video emerges of the kouachi brothers holding a twisted celebration in the street moments after that massacre. for the latest let's get to john berman live in paris, good morning, john. >> good morning, alisyn. the chilling video you're just referencing was shot right here behind me on the street. it is dramatic. and as you say, extraordinarily chilling. it's being released right now as the security presence in paris is greater than it has been to date. 10,000 troops 8,000 police on the street. one of the things they are concerned about today is the release of the new issue of "charlie hebdo." it hit the stands this morning. and everywhere we went, it was already sold out. chilling new video captures terrorists cherif and said kouachi moments after they carried out the horrific attack on the offices of "charlie hebdo." the video reveals one of the
terrorists shouting -- we have avenged the prophet mohammed. just outside the magazine's offices. the gunmen reload their automatic weapons before slipping into their getaway car and start driving down a narrow road lights flashing, a police cruiser blocks their path. the hooded gunmen get out of their car, and open fire. >> they're cold-blooded killers, they're calm they're cool they're collected. they go about their business. that just shows you what we are up against. >> hours later, the brothers rob a gas station 50 miles northeast of paris. these surveillance images show what appears to be an rpg, rocket-propelled grenade launcher strapped to the side of one of the brothers as they steal gas and food. >> the videos get scrutinized a great deal. how they held their weapons, that suggested they had some kind of formal training. >> it was known that the older brother moved in jihadist circles. in 2008 he went on trial for his involvement in a network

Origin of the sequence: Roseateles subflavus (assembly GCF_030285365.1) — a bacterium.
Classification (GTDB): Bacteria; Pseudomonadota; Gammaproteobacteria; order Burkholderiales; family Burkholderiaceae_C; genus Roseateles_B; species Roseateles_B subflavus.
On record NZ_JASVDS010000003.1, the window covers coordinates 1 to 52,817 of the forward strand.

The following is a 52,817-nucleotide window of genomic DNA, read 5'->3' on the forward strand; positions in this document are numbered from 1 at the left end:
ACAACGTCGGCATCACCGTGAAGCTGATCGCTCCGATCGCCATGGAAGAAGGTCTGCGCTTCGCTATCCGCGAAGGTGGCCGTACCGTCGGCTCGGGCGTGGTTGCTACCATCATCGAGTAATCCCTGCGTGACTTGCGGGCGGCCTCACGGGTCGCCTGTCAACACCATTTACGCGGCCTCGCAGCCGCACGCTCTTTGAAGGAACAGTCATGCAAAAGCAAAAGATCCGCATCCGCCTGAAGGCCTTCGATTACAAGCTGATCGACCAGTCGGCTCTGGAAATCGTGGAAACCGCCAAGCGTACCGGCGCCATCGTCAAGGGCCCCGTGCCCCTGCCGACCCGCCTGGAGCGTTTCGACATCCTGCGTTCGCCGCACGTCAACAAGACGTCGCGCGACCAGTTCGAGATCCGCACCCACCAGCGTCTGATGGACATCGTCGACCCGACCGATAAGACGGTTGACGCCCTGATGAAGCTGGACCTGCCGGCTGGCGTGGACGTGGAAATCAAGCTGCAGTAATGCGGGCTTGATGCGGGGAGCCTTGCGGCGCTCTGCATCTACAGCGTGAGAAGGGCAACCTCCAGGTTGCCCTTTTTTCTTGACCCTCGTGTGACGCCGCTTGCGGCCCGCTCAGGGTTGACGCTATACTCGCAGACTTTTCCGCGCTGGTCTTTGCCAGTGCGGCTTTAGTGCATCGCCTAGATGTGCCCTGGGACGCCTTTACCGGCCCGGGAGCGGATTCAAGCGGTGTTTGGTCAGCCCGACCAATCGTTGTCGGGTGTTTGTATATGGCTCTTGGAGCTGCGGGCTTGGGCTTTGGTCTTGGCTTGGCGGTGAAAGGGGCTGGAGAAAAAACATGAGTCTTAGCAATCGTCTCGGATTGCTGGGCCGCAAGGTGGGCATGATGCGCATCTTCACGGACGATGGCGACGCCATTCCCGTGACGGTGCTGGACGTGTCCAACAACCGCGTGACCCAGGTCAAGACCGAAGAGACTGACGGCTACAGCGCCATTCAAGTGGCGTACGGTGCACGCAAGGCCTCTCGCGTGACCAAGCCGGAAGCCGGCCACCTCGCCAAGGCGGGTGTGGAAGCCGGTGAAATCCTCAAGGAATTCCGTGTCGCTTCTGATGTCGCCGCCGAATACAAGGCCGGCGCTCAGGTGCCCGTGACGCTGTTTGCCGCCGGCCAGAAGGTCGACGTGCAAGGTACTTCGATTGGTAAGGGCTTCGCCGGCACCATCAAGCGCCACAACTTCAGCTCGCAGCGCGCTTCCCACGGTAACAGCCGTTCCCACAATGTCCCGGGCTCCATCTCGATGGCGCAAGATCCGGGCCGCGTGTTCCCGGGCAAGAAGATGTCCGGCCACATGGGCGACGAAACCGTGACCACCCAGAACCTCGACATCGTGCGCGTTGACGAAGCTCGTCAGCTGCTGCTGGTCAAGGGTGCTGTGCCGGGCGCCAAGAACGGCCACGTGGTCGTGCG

smuggling islamist fighters to iraq. in this newly uncovered video from the moments just after his conviction cherif tells a reporter quote, we are just young kids from the suburbs. that is all. we get passionate we talk like this but there is nothing more. investigators are now taking a look at the money trail trying to find out how the brothers financed their trips to yemen. and how the terrorists got their high-powered weapons. >> what we've been able to accumulate over the last six days is a tremendous amount of data. >> as the investigation continues, three million copies of "charlie hebdo's" new issue hit the newsstands this morning. already sold out at markets across paris. prior to the release, one of the surviving cartoonists, known as luz. held a press conference. at times, his emotions overwhelmed him.
reflecting on the motive behind the bloodshed, luz says the terrorists were once kids, they drew like us and then one day perhaps they lost their sense of humor, perhaps their child soul. >> an interesting development this more. we learned from french officials, they say that dozens of people here have been detained for condoning or defending terrorism. it's against the law in france to speak out against terrorism and if convicted, it could bring a sentence of anywhere from 18 months to seven years, so dozens detained including a very famous french comic, chris. >> thank you very much. what's happening over where you are, is having a lot of influence on what's happening right here. so let's bring in representative jim hines, a member of the house intelligence committee, democrat from kentucky. because of the new bomb video, because of what's going on in paris, do we have any specific